You are, of course, correct. That's why no one uses XML-based dialects anywhere, ever.
Random example: (input type="checkbox" checked="checked"
The fact that all attributes in XML (and thereby, XHTML) are quoted removes ambiguity, and avoids any issues with attribute values that have spaces.
Another example could be things having names, IDs, classes seems amazingly redundant.
IDs and classes serve totally different semantic purposes, and names aren't even a part of the standard anymore except when it comes to form elements. Any redundancy that exists is necessary to allow flexibility and semantic correctness.
Then there is anything to do with tables.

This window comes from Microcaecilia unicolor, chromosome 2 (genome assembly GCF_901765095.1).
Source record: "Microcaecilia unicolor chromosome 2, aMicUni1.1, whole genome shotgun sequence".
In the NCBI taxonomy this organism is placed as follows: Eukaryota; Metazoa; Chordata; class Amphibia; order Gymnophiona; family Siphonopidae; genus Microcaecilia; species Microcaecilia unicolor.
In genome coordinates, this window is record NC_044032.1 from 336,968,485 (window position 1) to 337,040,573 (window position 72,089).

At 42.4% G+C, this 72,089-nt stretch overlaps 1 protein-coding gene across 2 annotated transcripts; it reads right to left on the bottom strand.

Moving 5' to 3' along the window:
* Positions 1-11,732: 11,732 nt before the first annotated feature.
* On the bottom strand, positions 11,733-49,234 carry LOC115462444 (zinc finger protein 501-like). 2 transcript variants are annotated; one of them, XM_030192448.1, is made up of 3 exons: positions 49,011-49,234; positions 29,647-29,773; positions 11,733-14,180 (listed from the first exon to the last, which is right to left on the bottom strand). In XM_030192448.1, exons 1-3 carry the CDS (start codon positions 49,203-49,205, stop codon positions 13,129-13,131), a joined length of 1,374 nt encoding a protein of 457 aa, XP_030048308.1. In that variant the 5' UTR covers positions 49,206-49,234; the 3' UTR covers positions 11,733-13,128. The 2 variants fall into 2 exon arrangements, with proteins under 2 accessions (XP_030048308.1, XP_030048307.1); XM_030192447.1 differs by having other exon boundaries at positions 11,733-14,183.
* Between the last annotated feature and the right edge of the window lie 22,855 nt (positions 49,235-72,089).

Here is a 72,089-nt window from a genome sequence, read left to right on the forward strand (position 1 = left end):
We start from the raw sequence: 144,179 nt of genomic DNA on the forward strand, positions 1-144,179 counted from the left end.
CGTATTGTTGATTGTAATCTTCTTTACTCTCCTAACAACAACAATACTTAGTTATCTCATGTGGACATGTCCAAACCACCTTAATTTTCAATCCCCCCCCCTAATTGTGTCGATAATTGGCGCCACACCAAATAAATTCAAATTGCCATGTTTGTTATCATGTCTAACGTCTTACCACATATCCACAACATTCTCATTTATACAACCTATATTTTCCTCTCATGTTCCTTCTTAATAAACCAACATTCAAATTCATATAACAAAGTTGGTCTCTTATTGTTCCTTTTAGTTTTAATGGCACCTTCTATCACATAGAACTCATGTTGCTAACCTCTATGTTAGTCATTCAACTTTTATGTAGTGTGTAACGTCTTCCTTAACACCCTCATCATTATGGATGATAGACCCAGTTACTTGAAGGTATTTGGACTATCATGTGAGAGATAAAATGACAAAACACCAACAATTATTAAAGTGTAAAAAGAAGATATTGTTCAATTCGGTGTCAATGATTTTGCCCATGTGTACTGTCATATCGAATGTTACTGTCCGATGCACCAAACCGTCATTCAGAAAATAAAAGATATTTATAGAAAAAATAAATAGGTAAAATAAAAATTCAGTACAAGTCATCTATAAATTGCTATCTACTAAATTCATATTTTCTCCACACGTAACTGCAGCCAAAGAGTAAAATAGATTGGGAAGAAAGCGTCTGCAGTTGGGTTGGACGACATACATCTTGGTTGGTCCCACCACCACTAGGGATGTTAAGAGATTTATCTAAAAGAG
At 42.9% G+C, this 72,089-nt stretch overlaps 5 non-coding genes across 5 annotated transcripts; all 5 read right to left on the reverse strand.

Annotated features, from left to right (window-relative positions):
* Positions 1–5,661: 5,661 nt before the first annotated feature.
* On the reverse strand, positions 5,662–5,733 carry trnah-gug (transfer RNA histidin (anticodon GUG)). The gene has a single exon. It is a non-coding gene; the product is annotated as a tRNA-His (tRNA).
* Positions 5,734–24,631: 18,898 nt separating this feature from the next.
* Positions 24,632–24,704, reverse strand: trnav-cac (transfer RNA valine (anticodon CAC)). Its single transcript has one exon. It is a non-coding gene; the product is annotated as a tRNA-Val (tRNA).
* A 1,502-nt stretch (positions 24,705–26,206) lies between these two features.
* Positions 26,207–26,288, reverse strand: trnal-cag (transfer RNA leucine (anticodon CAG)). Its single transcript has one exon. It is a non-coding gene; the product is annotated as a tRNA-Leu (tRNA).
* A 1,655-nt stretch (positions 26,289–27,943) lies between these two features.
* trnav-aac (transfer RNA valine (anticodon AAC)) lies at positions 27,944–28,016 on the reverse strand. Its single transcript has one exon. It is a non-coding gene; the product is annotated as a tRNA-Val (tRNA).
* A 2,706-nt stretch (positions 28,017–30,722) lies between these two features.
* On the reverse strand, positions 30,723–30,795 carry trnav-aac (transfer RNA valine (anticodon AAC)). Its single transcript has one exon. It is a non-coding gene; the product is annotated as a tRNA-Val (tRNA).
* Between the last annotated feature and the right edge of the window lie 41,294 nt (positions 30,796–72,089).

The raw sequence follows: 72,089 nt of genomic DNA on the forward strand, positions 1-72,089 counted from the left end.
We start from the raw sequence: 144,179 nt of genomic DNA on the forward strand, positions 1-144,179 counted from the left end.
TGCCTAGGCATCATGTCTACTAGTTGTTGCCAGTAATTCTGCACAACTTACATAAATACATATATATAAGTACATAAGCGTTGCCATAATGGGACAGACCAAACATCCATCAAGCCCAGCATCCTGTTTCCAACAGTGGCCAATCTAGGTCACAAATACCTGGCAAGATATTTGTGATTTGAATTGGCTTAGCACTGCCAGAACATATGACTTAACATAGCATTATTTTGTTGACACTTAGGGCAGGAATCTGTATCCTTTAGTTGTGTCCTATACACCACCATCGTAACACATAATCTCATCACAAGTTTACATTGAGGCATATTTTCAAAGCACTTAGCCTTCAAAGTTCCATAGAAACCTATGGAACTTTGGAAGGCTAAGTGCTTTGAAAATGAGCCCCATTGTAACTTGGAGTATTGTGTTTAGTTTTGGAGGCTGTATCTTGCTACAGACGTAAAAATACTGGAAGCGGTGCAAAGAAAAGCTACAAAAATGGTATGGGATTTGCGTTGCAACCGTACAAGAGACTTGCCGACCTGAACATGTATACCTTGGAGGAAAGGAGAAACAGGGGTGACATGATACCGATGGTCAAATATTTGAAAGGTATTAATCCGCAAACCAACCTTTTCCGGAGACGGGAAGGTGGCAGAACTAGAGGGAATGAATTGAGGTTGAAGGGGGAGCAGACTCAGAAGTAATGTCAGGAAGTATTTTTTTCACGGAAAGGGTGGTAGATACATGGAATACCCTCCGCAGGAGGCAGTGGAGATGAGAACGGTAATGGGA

Tell me when working with tables is ever fun.
And formatting has tons of stupid quirks.
Well then it's a good thing that Good Web Developers(TM) don't use XHTML for formatting.
Only way it dodges being the worst language ever is the fact that it isn't really a language.
Well no, it's a language, just not a programming language; XHTML is a dialect of XML, a mark-up language, and a very good one at that. Name me one other mark-up language that's as flexible, powerful, and with as much potential to be extended.